The Aspen Times reports on a forum moderated by CBS newsman Bob Schieffer in which Lance Armstrong proclaimed that he continues to believe Floyd Landis is innocent of the doping charges leveled against him last summer after the 2006 Tour de France. Armstrong, however, also believes that Landis will lose his arbitration hearing with USADA because of the track record that the anti doping agencies have in cases against athletes:
"I think conventional wisdom is that he will lose, because USADA has never lost a case," said Armstrong, the guest speaker at an Aspen Ideas Festival health forum discussion CBS anchor Bob Schieffer moderated. "The arbitrators don't ever rule for the athletes. Quite frankly the system is set up against the athletes. ... Unfortunately for him, I don't think he did it. That's always been my position and still is today, but I'm not sure that's he going to get a fair shake in this trial."
The Prospect posts a history of the Tour de Frances based on three books about the subject. It concludes that even though the Tour de France has been rocked by drug scandals, and brought to a new low by the Floyd Landis affair, popular interest in the Tour seems undiminished. Perhaps the author hasn't seen the decline in TV ratings since Lance Armstrong retired.
The Washington Post points out that the Tour de France has lost its' luster, and this is due in part to the Landis doping scandal and subsequent USADA hearings that ensued.
An all-out public relations assault on the anti-doping establishment by Landis and his public relations consultants after his positive test during last year's Tour kept his case in the spotlight for nearly a year. Then a staggering day of testimony involving former Tour winner Greg LeMond in mid-May served only to enlarge the headlines.
Golf.com talks about Tiger Woods, with comparison to Landis.
Telegraph (UK) ranks Landis #12 on "imperfect" sporting moments, behind #11 Tom Simpson, and ahead of #18, the "Black" Sox baseball scandal that let to the first baseball commissioner, Judge Landis.
Independent (UK) wonders if cycling has any credibility left, citing the usual suspects.
The Competitors has a two hour podcast interview with Walsh. Haven't listened, but we're downloading it for a convenient time.
Boulder Blog's Joe Lindsey takes the "Dazed and Confused" theme one step further by noting that pro athletes are in reality teenagers in men's bodies, so why not actually cast a new version of "Dazed and Confused" based on the UCI's pledge and just the general state of pro cycling now? Why not indeed. Below is the cast, the brilliant scenes follow, and there is some language that a few may find objectionable:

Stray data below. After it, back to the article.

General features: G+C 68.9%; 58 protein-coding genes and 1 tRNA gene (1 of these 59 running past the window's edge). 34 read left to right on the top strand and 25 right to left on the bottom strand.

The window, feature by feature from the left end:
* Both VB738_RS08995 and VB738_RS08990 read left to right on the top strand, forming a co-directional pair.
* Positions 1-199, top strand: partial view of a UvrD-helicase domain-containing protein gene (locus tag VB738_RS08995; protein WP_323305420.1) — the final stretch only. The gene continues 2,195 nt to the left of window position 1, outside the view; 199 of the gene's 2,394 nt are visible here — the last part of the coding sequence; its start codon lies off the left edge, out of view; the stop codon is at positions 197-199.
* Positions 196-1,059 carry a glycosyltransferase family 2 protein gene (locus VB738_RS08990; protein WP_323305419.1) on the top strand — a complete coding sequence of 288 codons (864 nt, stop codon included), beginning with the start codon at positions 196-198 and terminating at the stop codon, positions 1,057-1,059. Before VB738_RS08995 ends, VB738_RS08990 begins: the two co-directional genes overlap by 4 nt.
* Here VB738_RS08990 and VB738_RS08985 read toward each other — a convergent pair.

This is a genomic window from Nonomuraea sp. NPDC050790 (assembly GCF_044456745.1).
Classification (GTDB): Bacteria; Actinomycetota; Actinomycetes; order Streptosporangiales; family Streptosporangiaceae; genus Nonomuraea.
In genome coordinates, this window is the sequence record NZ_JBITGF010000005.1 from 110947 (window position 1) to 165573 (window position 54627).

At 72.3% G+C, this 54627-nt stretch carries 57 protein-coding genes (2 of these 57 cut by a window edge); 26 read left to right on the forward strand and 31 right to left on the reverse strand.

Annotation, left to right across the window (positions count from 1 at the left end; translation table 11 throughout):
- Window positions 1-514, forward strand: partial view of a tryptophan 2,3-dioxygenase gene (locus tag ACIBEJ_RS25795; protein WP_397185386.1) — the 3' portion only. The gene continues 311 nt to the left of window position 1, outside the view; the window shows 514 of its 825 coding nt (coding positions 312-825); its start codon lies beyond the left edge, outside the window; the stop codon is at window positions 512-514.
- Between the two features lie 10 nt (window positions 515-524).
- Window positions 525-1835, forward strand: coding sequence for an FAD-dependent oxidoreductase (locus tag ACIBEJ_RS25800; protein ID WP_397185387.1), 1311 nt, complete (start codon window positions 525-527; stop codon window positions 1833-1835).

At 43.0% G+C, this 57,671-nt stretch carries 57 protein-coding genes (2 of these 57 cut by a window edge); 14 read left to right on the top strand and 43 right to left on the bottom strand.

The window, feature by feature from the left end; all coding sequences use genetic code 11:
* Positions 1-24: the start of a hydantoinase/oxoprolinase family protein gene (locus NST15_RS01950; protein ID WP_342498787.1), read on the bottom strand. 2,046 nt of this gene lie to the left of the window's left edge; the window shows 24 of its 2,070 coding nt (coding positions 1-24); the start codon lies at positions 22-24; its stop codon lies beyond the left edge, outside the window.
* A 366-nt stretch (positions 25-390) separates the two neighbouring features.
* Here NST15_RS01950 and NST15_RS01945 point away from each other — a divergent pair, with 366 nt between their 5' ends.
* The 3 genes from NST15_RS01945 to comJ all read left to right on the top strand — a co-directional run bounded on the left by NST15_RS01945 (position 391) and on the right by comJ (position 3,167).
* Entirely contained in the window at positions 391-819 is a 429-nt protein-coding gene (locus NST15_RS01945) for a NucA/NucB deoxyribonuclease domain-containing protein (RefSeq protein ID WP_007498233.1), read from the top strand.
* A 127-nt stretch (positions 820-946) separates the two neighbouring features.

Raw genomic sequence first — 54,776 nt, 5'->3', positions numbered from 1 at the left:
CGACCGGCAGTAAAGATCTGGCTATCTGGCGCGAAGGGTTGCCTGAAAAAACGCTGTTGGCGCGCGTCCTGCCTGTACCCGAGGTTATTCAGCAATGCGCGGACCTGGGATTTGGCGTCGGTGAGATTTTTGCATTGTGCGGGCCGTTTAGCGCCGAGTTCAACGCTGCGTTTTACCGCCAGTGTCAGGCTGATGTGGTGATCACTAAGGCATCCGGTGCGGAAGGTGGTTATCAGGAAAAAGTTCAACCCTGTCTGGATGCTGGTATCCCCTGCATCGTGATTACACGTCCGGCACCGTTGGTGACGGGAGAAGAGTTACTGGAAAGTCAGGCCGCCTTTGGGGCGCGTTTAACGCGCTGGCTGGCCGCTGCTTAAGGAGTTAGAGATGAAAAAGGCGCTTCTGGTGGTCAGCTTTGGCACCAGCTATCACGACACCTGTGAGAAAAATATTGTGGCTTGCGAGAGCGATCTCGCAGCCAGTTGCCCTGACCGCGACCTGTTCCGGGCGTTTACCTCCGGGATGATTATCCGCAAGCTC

Dave Zabriskie as Randall “Pink” Floyd
Alexandre Vinokourov as Benny O’Donnell
Alejandro Valverde as Don Dawson
Lance Armstrong as Fred O’Bannion
Tyler Hamilton as Ron Slater
Floyd Landis as Mitch Kramer
Eufemiano Fuentes as Kevin Pickford
Bjarne Riis as the Assistant Coach
Pat McQuaid as Head Coach Conrad
Francesco Moser as David Wooderson
Erik's Cycling and Social Commentary reviews "Positively False" and liked it with some reservations. He recommends it if you have been keeping up with the case as an easy read with some insight into the likable Floyd Landis.
Rant liked Positively False a lot, and thinks it is very good for the public that isn't following the case as crazily as some of us.
Only the truly dedicated followers of Floyd’s story will find nothing new in these pages. For those who’ve followed the situation, but not followed it obsessively, these behind-the-scenes stories drive home the drama and the toll that the events of the last year have extracted from Landis and those closest to him.
The Countertop Chronicles snarks about Floyd Landis and seems convinced that Floyd will ultimately be stripped of his Tour de France title, and he believes Lance Armstrong cheated too.
Lantana went to the book singing event for "Positively False" last night in DC and thought some of the questions asked of Landis were amusing, interesting, and not all about the case itself . They were apparently not all supportive of Floyd either.
Dubious Quality thinks it's telling that Loren Mooney's name is so small on the cover of Positively False, indicating another lie.
Peloton Jim's ruling watch continues. No smoke.
Cycling Fans Anonymous points us to The Competitors podcast interview of Walsh.